In brief: The story of Carlisle’s relationship with her father and his partner James from 1980s New York to the present day.
The good: Very emotive at times.
The not-so-good: I am not a fan of ballet or dance!
Why I chose it: Thank you to Bloomsbury for the ARC.
Pages: 270 (ARC)
Setting: Mainly New York and Loas Angeles
Rating: 7 out of 10
They’re Going to Love You is a story of family, ambition and feeling an outsider than spans the breadth of America from the 1980s to current day. It covers huge dramas and the mundaneness of everyday life, all against the backdrop of ballet and dance.
Carlisle is the main character and the story jumps between the present day back to her youth in the 1980s, following her growth until the past meets present. It describes her parents’ relationship in the ballet scene in New York and their split. Her father falls in love with James, and Carlisle spends her summers with them in New York. Carlisle finds James fascinating, her parents much less so. But there is something that happens in her twenties that separates her from her father and James which is alluded to for most of the book, lauded as the ultimate betrayal. They don’t speak for years until Carlisle receives a call that her father is dying. It comes just as she’s offered the biggest breakthrough of her career. Can she forgive? Will she be forgiven?
A major part of the plot is dance, and in particular, ballet. How it led to success or failure, dreams made or broken. I am really not a fan of either so the descriptions of ballet positions, dance moves and choreography didn’t interest me. I much preferred the exploration of each character’s feelings of how dance left them broken or with regrets that interplayed with their lives. All the main characters have them, from Carlisle’s grandmother who wanted a ballet career for her daughter to James, who now teaches. There is some exploration of the AIDS crisis in 1980s New York amongst gay men which was moving and terrifying. I would have liked to read more of this, but I think it would have been difficult from the first person point of view of Carlisle as a child.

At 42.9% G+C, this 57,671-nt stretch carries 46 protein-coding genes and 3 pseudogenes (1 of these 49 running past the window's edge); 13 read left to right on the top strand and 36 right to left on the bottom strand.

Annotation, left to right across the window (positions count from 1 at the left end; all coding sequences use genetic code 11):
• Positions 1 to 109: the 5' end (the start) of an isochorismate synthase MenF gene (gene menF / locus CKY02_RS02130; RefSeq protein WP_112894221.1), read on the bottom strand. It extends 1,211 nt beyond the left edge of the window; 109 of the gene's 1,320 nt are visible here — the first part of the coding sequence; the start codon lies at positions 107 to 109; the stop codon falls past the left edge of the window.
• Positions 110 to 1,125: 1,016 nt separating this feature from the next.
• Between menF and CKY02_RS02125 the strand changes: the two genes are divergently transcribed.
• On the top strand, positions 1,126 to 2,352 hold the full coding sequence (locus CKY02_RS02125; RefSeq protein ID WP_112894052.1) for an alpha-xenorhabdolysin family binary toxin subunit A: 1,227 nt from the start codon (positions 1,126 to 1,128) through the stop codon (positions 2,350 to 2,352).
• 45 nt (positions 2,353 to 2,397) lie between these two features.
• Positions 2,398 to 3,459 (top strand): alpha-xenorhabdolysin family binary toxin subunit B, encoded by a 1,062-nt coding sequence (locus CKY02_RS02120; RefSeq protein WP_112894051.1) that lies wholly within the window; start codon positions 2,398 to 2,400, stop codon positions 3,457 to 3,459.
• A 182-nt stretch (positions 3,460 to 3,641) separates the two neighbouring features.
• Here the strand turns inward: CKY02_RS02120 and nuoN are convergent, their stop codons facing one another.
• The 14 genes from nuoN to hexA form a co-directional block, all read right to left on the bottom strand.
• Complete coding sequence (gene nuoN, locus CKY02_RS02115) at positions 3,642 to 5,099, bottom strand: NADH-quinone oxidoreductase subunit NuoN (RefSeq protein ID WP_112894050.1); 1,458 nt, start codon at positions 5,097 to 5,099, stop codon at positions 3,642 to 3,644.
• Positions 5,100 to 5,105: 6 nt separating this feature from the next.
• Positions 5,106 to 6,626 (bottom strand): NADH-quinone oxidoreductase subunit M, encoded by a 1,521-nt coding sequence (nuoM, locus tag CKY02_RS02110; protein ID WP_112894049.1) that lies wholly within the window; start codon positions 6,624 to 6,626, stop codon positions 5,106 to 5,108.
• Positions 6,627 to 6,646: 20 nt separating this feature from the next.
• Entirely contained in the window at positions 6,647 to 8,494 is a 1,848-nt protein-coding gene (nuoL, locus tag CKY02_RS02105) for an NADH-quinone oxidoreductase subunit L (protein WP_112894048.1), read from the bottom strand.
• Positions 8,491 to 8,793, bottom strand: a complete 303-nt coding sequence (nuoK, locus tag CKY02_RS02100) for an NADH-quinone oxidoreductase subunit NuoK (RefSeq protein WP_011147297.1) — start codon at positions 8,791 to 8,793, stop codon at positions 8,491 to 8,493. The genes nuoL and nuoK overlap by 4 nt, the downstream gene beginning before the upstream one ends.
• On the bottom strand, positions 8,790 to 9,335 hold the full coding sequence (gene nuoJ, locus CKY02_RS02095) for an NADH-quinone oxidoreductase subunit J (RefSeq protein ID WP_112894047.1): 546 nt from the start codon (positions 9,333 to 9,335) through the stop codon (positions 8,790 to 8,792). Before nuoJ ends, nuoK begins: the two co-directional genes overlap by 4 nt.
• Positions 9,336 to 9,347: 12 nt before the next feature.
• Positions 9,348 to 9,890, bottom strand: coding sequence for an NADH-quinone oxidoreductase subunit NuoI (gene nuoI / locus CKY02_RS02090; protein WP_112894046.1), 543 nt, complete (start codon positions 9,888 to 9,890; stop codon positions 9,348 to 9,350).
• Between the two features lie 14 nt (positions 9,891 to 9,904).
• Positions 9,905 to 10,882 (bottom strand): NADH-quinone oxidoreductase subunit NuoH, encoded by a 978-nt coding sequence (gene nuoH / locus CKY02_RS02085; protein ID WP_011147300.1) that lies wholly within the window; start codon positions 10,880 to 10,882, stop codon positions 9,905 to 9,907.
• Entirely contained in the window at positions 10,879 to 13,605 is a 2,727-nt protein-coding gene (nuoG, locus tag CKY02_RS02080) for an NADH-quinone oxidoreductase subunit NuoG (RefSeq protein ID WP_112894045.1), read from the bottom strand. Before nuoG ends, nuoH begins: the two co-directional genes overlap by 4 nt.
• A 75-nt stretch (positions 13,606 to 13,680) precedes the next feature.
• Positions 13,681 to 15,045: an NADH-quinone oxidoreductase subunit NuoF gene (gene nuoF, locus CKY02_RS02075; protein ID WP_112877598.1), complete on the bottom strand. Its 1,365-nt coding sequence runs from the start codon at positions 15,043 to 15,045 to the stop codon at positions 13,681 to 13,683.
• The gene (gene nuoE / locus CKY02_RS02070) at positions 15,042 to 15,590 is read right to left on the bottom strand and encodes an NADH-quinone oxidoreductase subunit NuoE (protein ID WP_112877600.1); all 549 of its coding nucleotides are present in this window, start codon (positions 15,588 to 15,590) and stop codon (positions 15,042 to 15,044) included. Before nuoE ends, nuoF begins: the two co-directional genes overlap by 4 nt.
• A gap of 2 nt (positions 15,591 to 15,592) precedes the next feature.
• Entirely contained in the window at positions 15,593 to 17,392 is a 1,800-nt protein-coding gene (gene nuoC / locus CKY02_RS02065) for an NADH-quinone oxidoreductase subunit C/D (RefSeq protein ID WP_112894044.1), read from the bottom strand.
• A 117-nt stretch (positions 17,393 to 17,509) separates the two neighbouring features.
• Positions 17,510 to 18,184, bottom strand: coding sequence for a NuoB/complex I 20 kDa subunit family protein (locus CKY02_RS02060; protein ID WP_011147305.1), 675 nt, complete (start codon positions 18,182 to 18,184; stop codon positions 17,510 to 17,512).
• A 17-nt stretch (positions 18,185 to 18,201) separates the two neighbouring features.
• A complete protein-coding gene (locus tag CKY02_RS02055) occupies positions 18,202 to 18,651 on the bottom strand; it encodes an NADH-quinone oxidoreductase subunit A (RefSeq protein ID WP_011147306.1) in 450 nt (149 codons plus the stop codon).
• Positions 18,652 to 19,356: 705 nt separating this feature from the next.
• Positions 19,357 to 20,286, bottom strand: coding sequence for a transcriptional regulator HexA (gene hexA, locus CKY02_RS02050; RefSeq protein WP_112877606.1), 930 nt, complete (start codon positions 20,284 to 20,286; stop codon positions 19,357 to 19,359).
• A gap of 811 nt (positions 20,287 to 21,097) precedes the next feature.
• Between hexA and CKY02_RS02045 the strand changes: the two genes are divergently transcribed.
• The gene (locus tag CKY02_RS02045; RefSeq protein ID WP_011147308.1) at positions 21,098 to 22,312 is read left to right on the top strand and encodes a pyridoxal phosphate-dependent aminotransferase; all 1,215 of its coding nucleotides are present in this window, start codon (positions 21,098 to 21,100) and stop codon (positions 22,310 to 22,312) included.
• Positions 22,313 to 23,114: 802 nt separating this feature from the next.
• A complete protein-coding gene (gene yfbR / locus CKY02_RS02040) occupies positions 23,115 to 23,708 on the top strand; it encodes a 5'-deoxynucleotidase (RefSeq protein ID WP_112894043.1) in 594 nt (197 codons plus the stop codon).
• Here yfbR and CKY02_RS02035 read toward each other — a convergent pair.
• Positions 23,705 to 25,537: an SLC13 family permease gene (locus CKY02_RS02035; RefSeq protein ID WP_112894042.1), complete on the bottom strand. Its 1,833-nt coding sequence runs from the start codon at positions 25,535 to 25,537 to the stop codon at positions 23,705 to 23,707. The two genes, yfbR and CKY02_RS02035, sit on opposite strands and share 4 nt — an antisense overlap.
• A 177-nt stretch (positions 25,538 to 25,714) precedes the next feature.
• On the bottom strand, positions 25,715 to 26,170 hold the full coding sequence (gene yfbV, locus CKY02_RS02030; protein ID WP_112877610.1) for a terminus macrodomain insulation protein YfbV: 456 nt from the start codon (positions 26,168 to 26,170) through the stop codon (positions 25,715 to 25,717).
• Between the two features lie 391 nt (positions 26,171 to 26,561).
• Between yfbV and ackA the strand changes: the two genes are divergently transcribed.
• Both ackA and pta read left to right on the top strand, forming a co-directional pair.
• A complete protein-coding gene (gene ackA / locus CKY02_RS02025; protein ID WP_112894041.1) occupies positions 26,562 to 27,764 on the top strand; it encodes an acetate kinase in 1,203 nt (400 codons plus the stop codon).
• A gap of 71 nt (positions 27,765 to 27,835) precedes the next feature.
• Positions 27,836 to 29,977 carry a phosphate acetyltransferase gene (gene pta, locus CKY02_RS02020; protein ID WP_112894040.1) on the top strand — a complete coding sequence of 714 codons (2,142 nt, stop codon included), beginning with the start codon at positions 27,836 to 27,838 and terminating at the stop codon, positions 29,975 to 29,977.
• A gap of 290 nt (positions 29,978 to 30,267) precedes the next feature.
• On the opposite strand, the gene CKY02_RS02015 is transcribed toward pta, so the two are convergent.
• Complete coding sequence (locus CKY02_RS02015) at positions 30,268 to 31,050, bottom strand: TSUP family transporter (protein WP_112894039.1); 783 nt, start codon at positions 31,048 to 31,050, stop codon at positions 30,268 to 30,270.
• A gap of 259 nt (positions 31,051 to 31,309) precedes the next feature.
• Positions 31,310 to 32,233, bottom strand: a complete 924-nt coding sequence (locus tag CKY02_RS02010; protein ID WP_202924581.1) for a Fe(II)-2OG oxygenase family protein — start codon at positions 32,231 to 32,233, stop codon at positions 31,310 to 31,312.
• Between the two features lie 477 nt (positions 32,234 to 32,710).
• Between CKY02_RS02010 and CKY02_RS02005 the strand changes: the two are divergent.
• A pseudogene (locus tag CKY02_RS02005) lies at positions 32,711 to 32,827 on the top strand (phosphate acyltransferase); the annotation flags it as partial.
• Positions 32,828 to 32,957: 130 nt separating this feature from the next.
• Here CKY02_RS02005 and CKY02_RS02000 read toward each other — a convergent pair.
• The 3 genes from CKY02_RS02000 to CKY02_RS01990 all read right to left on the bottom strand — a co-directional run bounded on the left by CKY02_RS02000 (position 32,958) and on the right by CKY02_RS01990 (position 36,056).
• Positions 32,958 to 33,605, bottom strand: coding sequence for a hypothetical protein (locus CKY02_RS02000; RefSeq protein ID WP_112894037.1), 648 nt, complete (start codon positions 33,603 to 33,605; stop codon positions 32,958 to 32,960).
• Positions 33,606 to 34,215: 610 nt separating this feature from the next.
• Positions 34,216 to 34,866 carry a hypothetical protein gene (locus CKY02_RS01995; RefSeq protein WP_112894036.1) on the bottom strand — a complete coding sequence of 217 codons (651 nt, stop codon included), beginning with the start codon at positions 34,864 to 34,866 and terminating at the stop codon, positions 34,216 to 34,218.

They’re Going to Love You is somewhat uneven in its pacing for me. I loved the first introduction to 1980s New York, but I found current day Carlisle somewhat boring as she mused over choreography. The novel is quite slow in the middle until the crucial story to the narrative is told. The grand betrayal that it alluded to takes a long time to reveal, and when it did, it didn’t really seem all that shocking. (Carlisle’s handling of it was childish and handled badly). It was the misunderstandings that caused the broken relationship between her and her father and it’s a tangle in the last section to unravel them. The final scenes as Carlisle makes peace with her family and everyone begins to understand and accept the past are the strongest. They are emotional, yet realistic. Howrey writes beautifully and with feeling in every sentence. If you’re a fan of ballet, you’ll devour this story.